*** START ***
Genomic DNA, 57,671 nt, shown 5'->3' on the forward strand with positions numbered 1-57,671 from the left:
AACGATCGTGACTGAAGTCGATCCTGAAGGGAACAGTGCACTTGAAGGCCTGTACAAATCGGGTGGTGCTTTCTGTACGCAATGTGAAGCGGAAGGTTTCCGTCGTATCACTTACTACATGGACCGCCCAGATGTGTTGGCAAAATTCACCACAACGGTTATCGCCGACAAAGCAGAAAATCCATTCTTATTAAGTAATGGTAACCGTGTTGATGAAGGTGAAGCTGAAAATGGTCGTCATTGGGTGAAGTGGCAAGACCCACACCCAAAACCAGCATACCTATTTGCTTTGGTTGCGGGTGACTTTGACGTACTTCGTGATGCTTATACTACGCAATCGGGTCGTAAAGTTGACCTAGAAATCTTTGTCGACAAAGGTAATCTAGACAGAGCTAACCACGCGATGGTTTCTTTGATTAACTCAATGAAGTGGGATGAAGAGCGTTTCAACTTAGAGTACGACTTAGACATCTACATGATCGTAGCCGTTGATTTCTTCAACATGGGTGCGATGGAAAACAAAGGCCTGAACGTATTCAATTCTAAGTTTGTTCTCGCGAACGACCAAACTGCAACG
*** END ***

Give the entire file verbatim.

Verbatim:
Genomic DNA, 57,671 nt, shown 5'->3' on the forward strand with positions numbered 1-57,671 from the left:
AACGATCGTGACTGAAGTCGATCCTGAAGGGAACAGTGCACTTGAAGGCCTGTACAAATCGGGTGGTGCTTTCTGTACGCAATGTGAAGCGGAAGGTTTCCGTCGTATCACTTACTACATGGACCGCCCAGATGTGTTGGCAAAATTCACCACAACGGTTATCGCCGACAAAGCAGAAAATCCATTCTTATTAAGTAATGGTAACCGTGTTGATGAAGGTGAAGCTGAAAATGGTCGTCATTGGGTGAAGTGGCAAGACCCACACCCAAAACCAGCATACCTATTTGCTTTGGTTGCGGGTGACTTTGACGTACTTCGTGATGCTTATACTACGCAATCGGGTCGTAAAGTTGACCTAGAAATCTTTGTCGACAAAGGTAATCTAGACAGAGCTAACCACGCGATGGTTTCTTTGATTAACTCAATGAAGTGGGATGAAGAGCGTTTCAACTTAGAGTACGACTTAGACATCTACATGATCGTAGCCGTTGATTTCTTCAACATGGGTGCGATGGAAAACAAAGGCCTGAACGTATTCAATTCTAAGTTTGTTCTCGCGAACGACCAAACTGCAACG